In profile: Rachel Marini Ravagnani, PhD student

Studies have indicated that by the year 2050, demand for water and food will increase by over 50%, while global demand for energy will almost double.[1] At the same time, climate change science suggests that to protect our planet for future generations, we must significantly reduce carbon emissions—and that a move to renewable energy will play a key role in this reduction.

Investment in renewable energy certainly has its advantages. In addition to producing minimal carbon emissions, solar, wind, geothermal, biomass and hydroelectric energy can provide countries, communities and even individuals with better energy security and access. Furthermore, a decrease in dependence on coal and natural gas will likely offer major public health benefits due to reduced pollution; while job creation will yield socio-economic benefits as renewables require more human labour.

What is yet to be determined, however, is the extent to which the push to renewable energy may negatively impact the water and food sectors, which are already under mounting strain. In some cases, the construction and implementation of renewable energies has the potential to cause the loss and degradation of water, land and biodiversity, and displacement of communities.

Much is expected from renewable energies, however, a number of issues relating to the impacts of deployment of renewable energy remain open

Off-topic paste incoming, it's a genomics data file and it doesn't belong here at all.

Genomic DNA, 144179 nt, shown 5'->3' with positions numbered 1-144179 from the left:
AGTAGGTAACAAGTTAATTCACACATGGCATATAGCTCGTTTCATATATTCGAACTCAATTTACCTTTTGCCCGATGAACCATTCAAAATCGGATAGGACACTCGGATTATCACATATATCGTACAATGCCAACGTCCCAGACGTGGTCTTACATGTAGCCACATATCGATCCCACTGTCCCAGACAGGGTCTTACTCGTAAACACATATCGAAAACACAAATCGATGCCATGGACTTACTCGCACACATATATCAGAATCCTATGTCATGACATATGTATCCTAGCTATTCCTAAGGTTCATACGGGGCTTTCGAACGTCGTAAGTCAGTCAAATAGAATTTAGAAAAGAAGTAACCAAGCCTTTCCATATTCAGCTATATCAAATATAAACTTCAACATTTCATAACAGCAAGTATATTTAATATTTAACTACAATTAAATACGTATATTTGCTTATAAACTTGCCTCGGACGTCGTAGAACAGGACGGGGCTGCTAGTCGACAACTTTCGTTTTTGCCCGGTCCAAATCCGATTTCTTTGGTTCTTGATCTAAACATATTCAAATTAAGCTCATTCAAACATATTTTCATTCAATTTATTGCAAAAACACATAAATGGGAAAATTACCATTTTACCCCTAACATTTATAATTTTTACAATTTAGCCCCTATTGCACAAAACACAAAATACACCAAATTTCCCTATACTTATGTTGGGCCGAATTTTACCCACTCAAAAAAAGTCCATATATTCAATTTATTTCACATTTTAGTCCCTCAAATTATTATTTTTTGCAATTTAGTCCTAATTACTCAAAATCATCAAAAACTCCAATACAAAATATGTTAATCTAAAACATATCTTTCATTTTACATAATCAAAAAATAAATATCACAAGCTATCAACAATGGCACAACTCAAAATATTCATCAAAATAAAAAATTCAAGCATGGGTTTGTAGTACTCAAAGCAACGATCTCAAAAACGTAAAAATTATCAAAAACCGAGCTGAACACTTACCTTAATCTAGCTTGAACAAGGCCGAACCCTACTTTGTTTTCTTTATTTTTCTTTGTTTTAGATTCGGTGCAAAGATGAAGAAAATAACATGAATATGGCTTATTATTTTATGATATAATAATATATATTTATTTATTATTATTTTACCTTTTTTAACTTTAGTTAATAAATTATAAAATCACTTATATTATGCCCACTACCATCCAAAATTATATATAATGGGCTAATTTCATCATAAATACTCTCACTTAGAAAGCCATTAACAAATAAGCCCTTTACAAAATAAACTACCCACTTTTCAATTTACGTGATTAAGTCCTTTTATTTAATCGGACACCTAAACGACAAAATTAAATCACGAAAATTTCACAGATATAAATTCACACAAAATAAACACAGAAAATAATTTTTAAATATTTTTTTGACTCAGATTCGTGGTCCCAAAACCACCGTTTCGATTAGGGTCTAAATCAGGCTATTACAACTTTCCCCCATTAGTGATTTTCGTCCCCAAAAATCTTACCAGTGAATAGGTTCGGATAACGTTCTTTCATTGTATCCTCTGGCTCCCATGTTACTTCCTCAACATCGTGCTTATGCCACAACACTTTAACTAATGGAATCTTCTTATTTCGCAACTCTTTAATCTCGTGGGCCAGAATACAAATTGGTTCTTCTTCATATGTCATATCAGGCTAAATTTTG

Rachel Marini Ravangani, Phd student

Rachel Marini Ravagnani is studying this topic through her PhD with the Faculty of Law at UNSW Sydney. Rachel has a Bachelor of Law and a Masters in Energy Systems Planning, and is passionate about exploring the correlation between international law and renewable energy sources.

“The ultimate objective of my thesis is to identify obstacles and pathways for the implementation of renewable energy so that climate change objectives are met without compromising humans’ water and food security,” says Rachel.

Rachel says that while climate change, renewable energy and environmental law are hot topics today, her interest has stemmed from the accelerated transition to renewable energy sources.

“Much is expected from renewable energies, however, a number of issues relating to the impacts of deployment of renewable energy remain open,” says Rachel.

“My intention is to provide scientific knowledge to support the development of public policies that promote the sustainable use of renewable energy without causing damage to water and food security.”

Rachel hopes that her research will improve climate change law to allow for international regulations on the use of renewable energies. She also anticipates that her in-depth analysis of possible impacts of renewable energy on water and food may catalyse the development of technologies to mitigate or prevent such effects.

Rachel is being supervised by A/Prof Cameron Holley and Prof Rosemary Rayfuse and speaks very highly of her experience at UNSW.

“I have been at UNSW for a year and I can say that I have made the right choice - the university offers excellent infrastructure for researchers, an environment conducive to studies and committed supervisors who give me all the support I need to develop my research.”“I have always wanted to have the experience of studying at a University abroad,” said Rachel, who was born and raised in Brazil.

Rachel acknowledges that she is working on a highly relevant and dynamic topic which has the potential to impact several sectors of society. Her passion for the topic means that following the completion of her PhD, she will continue to study the role of international law in the expansion of the use of renewable energies.

[1] IRENA (2015), ‘Renewable Energy in the Water, Energy & Food Nexus




Share this